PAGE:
Not block play in terms of setting blocks one on the other, but certainly not far afield from blocks being arranged esthetically, with the structural elements being repetition and symmetry, rather than stack and span.

The image below shows some earlier examples of fuse-bead blocks from ball mosaic patterns. For my head at least, a similar overcoming of entropy. A satisfactory extension of block play.

Monday, January 16, 2006

Kapla Red

One of my Chrimmus presents was from eBay, 39 red and orange Kapla sticks, and the corresponding book.

The colored Kapla sets retail for $32, and don't seem to turn up for less at all often. I had gotten the yellow/black (green?) and dark blue/medium blue sets off eBay last year, but hadn't seen a red/orange set on eBay or in local shops.

Then this stuff turned up on eBay, sans box and missing a stick. I resigned myself to being a stick short until I could color an uncolored stick to match.

But I think maybe that wore on me, and I "somehow" didn't get around to doing anything with the new set until today.

Turns out there are all forty.

The seller miscounted.

Time for some red & orange block play!

Thursday, January 05, 2006

Erector Junior

This helicopter measures a little over 18 inches from the front of the cockpit to the tip of the tail, and about 17 inches from tip to tip of the rotor blades.

Unfortunately, I don't have the manual for the set, #1721, so had to build it by guess and by golly from the picture on the box and a similar picture in a catalog from the 1994 era of the set. I'd sure like to get a copy of the instruction booklet for this set. Having the box and catalog exclaim "20 models" just pours salt in the wound.

Erector Junior is Meccano Junior outside the United States, and at the time this set was made, all the Erector and Meccano products were made in Calais, France. Current sets are made in China, for Meccano, which is still in Calais, and are imported into the United States by Brio.

The body of this helicopter is made up of hollow plastic double or quad "blocks," as were constructions from most Junior sets of the era. These "blocks" seem to have been dropped from the most recent sets, taking them even further from the concept of block play.

Tuesday, January 03, 2006

Froebel Gift Number 5

Sometimes I think that of everything that Froebel did, Gift 5 is what doomed him to being all but forgotten, his invention of the Kindergarten living in name only.

Here and there, Froebel's teachings are still studied and followed, but the vast majority of Kindergartens are not following Froebel's plan, and if you go back to how the change occurred, you will find mentions of his blocks being too small and fiddly for young children.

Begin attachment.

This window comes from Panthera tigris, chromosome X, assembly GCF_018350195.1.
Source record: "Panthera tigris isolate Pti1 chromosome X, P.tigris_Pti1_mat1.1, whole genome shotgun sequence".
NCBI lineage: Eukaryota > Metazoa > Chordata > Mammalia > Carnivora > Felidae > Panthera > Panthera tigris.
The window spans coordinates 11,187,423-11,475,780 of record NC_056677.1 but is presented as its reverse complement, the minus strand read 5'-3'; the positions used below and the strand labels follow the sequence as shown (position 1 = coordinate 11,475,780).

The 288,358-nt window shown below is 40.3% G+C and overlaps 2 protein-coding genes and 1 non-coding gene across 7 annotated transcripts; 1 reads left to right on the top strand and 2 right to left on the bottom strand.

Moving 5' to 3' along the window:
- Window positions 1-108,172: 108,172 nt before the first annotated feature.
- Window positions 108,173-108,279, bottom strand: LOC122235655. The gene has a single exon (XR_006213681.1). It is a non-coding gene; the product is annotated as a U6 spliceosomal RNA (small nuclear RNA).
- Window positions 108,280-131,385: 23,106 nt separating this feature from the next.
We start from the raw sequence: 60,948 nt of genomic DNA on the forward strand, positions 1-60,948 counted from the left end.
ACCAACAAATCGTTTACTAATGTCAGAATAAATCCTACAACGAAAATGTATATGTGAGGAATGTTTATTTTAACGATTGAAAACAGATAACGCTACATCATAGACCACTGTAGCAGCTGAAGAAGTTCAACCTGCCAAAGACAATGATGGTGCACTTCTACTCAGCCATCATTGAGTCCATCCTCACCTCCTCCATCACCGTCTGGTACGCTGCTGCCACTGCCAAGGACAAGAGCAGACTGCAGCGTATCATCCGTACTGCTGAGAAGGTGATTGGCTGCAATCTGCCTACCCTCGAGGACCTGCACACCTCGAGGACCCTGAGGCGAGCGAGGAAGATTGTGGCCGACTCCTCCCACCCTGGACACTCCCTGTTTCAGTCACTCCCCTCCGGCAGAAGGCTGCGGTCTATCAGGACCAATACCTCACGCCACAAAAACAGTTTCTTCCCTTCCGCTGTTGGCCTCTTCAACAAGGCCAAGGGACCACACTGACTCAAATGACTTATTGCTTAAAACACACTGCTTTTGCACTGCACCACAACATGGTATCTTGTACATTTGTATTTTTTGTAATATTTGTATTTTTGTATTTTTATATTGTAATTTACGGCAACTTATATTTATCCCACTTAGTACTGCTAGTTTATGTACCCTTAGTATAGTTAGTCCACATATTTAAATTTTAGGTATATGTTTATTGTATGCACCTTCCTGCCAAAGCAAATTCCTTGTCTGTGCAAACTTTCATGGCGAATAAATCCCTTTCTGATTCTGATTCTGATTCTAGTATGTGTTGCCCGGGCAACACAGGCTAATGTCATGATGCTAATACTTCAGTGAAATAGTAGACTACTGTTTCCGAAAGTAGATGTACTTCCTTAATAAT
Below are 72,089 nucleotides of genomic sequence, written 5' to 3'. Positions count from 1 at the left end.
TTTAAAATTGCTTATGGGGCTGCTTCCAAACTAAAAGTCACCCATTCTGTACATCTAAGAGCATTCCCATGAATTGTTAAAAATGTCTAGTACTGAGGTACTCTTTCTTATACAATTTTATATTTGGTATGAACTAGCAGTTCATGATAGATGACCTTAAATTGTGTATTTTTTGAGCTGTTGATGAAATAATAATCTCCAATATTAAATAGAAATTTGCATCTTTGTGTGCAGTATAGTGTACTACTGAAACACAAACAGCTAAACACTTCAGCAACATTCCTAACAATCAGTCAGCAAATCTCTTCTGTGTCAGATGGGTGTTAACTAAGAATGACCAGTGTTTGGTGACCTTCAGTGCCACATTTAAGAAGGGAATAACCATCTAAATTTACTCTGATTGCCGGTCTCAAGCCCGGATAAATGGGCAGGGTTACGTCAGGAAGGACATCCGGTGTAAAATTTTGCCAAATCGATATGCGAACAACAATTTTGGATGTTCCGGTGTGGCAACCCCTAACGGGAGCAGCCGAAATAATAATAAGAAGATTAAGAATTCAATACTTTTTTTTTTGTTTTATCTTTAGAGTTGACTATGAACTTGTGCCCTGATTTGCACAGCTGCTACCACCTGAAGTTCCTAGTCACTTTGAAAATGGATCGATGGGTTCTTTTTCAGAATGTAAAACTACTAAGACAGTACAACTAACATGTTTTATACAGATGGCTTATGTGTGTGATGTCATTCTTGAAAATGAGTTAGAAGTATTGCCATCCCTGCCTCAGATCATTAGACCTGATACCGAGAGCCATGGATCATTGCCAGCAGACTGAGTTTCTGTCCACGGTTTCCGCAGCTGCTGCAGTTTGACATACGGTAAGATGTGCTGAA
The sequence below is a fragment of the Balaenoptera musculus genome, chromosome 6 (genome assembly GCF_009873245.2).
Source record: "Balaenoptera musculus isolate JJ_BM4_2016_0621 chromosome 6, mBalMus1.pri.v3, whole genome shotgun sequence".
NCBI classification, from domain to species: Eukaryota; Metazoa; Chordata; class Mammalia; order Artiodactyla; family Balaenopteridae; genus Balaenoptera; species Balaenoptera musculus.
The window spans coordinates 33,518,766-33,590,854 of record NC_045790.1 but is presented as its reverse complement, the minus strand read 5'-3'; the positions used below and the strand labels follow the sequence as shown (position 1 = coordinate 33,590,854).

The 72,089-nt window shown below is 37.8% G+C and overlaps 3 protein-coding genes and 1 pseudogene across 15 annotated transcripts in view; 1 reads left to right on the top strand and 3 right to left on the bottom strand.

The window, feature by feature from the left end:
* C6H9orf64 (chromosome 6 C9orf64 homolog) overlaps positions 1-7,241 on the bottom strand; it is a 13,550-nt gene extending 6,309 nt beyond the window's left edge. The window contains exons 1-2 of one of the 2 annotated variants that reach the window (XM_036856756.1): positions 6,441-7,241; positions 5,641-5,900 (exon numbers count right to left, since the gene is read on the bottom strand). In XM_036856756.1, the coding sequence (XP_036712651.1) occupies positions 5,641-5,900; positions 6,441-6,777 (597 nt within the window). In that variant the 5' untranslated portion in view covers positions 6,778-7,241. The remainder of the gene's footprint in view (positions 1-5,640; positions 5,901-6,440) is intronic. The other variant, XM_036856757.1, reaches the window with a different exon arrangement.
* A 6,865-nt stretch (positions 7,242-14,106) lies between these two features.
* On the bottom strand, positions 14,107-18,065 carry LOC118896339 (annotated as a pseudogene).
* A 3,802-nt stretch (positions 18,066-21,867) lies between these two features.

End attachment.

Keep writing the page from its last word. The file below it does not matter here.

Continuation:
Whenever I get my Gift 5 set out and start playing, I find myself in agreement with the critics. Those little triangular pieces, seen here in the peaked roof over the church doors, are just a nuisance. Trying to make some of the example designs with them, particularly when they are expected to rest on each other's angled surfaces, can be enough to make me growl in frustration. This is not necessarily a good thing, particularly with what is intended for me to be a therapeutic activity.

The other block Gifts -- Gift 3, Gift 4, and Gift 6 -- are not small and fiddly, or at least not nearly so as the smaller pieces of Gift 5. (Gift 4, which I seem not to have blogged yet, although I build with it frequently, is 8 oblong pieces, having its sides in the same 1:2:4 ratio as the Unit Block. Gift 6 is an enhanced Gift 4 in the same way that Gift 5 is an enhanced Gift 3.)

Someday I'd like to have an oversized set of Gift 5, with even the smallest pieces having enough heft to be comfortable in more relaxed block play.

Sunday, January 01, 2006

Lego 4886

Lego's Building Bonanza set first caught my eye on their web pages almost a year ago, with a note saying it would be available in March. In March, it said it would be available in April. In May, it finally showed as available, and I started checking stores. In October, I finally found it in the local toy store I visit almost weekly. That eventually led to the introduction of Lego constructions to this blog.

The set was received as a Christmas present, and today I finally sorted out the parts and started building the first and simplest house. Very nice.

Lego now has user contributed designs, and it looks like a few hundred can be built from this set. Unfortunately, making use of the designs requires a rather awful piece of Lego software that is slow, ungainly, and prints with a black background that wastes large amounts of ink -- unless you take the image to an image editor and clear out the background before printing. What an hassle.

But with or without the user designs, I think this set will provide good block play.